Perception Versus Reality

You’ve seen those infomercials that tout the latest gizmo that will revolutionize the way you _____(fill in the blank). They made it sound so good that you quickly plop down your credit card for 17 installments at $3.99 plus shipping and handling.  The item arrives 5-7 business days later, you unwrap it, plug it up, and realize you’ve spent a good deal of money on something that didn’t live up to the hype.  You’d thought you would save time and energy using the product and you’ve wasted more time trying to figure out the instructions than you did on getting it to do some work.  You’re disappointed, angry, and feeling like a fool.  You promptly box, bag, or kick it to the garage, attic, basement and place it in the pile of disappointing items.  You can’t throw it out, it would be a waste of money.  So you’ll sell it at the next yard sale, or maybe on Ebay.

What does this have to do with Employee Relations?  Well hang in there and I will make it plain in a few moments.

An applicant sits in the interview, answers our questions, we provide information (hopefully a realistic preview), we extol the virtues of working for our organization, parade them past smiling employees, top of the line technology, and walk them out of our corporate office.  We send a snazzy commitment letter with dozens of forms including our benefit package which includes work-life balance,  professional development, and flexible work schedules.

The employee joins our organization based on the information we provided and on their expectations of how the job will enrich their lives.  This individual is basing his future on a conversation that lasted less time than his last oil change.  But his/her instincts have never failed them so he/she is willing to take this step.  The new employee looks back at the parking lot, takes a deep breath, and pushes the door open to the future.

On the other side of the door, just beyond the lobby is the supervisor waiting for the new employee.  The supervisor has read the resume several times hoping there was nothing missed in translation.  The references were done and all gave excellent referrals.  But wait, did they do so in hopes that this person would leave?   The supervisor does a gut check and thinks of the times he/she has given glowing referrals for problem employees so the problem would go away.  The supervisor reviews the interview responses again.  The performance based questions were designed to weed out the exaggerators and bold face liars.  The supervisor puts the paperwork down and rises to meet the new employee.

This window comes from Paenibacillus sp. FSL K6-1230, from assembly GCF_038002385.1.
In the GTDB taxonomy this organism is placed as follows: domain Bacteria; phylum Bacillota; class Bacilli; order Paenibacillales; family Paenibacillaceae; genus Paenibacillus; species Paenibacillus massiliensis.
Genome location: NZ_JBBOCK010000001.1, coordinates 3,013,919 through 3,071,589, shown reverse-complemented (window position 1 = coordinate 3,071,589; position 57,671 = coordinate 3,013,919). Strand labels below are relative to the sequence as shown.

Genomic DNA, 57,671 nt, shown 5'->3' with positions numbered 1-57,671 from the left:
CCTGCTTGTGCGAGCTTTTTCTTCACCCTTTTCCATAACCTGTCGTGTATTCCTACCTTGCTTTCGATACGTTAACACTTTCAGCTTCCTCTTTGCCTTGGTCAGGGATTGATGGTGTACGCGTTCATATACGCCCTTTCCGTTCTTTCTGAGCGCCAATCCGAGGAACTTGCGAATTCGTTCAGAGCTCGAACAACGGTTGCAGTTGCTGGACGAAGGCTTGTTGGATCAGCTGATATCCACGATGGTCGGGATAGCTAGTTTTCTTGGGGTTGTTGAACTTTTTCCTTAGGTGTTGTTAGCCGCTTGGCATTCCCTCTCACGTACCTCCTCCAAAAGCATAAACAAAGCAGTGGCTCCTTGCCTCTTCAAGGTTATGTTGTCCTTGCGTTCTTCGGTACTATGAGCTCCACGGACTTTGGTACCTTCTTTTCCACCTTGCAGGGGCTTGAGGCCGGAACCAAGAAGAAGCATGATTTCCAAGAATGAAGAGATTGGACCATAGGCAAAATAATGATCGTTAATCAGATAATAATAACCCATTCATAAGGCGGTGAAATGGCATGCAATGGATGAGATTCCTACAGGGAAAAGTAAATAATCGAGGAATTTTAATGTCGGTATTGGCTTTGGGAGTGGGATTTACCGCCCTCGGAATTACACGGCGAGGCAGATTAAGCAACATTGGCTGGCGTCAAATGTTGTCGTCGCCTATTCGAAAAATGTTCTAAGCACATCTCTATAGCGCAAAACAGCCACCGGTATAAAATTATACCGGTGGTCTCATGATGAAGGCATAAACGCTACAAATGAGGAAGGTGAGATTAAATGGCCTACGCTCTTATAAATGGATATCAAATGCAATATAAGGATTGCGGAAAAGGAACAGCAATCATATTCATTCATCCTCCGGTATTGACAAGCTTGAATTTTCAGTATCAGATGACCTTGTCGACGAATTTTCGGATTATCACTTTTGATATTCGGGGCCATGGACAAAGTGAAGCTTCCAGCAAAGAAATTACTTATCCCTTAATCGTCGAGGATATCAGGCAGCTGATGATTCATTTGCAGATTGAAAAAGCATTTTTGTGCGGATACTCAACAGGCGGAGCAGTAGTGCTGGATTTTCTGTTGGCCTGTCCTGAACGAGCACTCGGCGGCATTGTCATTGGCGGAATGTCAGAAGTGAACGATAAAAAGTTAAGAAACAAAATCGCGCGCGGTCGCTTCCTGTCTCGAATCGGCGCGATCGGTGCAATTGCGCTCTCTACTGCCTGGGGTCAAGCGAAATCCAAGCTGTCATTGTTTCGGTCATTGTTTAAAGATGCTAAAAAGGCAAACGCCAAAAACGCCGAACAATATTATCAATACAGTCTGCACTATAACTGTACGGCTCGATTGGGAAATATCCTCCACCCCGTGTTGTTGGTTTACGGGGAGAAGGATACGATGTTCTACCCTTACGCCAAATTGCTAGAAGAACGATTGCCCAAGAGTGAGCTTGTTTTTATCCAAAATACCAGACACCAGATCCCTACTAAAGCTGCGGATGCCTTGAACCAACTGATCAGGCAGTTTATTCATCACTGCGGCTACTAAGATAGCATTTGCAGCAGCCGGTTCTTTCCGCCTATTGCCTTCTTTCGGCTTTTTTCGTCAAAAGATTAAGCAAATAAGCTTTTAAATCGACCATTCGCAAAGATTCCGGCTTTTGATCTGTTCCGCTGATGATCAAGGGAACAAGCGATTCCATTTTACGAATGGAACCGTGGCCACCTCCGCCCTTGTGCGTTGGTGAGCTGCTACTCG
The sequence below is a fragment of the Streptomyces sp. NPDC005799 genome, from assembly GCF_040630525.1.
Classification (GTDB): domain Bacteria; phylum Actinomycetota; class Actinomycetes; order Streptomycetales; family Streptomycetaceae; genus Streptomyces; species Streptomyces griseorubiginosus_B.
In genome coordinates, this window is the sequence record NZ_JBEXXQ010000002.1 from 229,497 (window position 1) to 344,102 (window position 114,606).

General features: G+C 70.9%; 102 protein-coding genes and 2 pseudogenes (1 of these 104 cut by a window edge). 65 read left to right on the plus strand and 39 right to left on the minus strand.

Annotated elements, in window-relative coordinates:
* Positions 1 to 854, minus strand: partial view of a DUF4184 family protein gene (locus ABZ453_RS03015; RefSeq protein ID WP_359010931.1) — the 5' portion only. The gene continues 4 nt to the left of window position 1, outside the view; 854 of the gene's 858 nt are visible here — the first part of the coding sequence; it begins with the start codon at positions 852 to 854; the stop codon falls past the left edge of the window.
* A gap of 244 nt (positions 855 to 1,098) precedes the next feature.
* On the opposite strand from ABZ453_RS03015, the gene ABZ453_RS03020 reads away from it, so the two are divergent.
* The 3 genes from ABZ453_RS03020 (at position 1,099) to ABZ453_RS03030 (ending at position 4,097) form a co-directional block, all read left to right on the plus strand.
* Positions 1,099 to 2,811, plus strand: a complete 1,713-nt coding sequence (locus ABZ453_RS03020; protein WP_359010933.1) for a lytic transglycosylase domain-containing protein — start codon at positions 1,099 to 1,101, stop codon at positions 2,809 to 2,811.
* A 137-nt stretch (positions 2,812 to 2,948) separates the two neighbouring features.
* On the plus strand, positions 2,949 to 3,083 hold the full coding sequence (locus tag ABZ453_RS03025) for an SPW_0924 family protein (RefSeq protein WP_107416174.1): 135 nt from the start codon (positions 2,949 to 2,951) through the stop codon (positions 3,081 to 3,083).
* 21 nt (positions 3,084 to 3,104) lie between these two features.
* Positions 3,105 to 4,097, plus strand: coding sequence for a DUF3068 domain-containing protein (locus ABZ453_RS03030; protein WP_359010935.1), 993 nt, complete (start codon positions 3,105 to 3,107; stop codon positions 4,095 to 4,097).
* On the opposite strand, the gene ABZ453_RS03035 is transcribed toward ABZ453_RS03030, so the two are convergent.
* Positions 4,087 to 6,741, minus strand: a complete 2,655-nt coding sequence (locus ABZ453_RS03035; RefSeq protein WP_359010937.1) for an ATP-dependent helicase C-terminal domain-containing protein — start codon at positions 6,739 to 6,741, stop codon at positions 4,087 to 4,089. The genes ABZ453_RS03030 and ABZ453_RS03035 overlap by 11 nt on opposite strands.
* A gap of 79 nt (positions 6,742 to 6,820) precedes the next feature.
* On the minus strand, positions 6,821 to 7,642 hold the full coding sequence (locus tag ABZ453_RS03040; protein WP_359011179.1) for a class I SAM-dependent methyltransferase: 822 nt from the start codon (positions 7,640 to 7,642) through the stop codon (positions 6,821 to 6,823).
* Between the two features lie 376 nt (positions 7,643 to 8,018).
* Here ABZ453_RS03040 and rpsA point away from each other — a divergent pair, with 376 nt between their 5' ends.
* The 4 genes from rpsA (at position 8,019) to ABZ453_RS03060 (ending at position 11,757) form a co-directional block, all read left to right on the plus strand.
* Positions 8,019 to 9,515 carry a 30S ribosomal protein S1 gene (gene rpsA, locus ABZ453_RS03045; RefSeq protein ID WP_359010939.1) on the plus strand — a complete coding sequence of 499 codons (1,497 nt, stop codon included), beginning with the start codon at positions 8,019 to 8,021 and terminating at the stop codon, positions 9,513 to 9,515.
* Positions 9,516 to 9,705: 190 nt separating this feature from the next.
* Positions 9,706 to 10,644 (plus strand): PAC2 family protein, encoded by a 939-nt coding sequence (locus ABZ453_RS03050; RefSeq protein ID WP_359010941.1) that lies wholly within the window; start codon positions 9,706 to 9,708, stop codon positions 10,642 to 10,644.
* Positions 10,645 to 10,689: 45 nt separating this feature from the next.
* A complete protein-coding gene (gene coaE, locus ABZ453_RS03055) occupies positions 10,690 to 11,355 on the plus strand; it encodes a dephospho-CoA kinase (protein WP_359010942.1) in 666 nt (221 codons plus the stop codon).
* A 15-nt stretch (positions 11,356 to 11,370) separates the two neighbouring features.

The supervisor welcomes the new employee, discusses the expectations,  review job descriptions,  answers questions, and walks the employee out to meet the new co-workers.  The new employee shares his/her expectations, asks pertinent questions about schedules, breaks, benefits, and work-life balance.  The supervisor reassures the employee the questions will be answered before the end of the week.

The employee is walked down to the assigned space, given computer access, an employee handbook, policies, training information, payroll paperwork.  Seven and a half hours later the employee walks out of the door unsure if this was the right move.

Ninety days later, the employee is sitting with the supervisor discussing performance and failure to perform adequately.   The supervisor is frustrated because it appears the employee isn’t trying hard enough to make it. The employee is frustrated because the supervisor didn’t provide the training needed to be successful.  Both were wondering if this relationship was salvageable.

According to Business, a psychological contract is “the unwritten understandings and informal obligations between an employer and its employees regarding their mutual expectations of how each will perform their respective roles. Within a typical business, the psychological contract might include such things as the levels of employee commitment, job satisfaction and the quality of working conditions.”
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This is known as a psychological contract gone bad.  The employee isn’t living up to the hype generated at the interview.

When Employee Relations gets involved at this stage, we ask the manager some hard questions.  How often did you meet with the employee?  What specific information did you provide in the meetings?  When did you first notice there was an issue?  Did you ask the employee what happened?  What did the employee say?  Then what did you do?

This employee was the best candidate, the supervisor was excited to get the employee, the employee was excited to be there.  Somewhere along the way a breakdown occurred and we need to fix it somehow before the employee ends up in the pile of unwanted items.

We will continue this conversation later…

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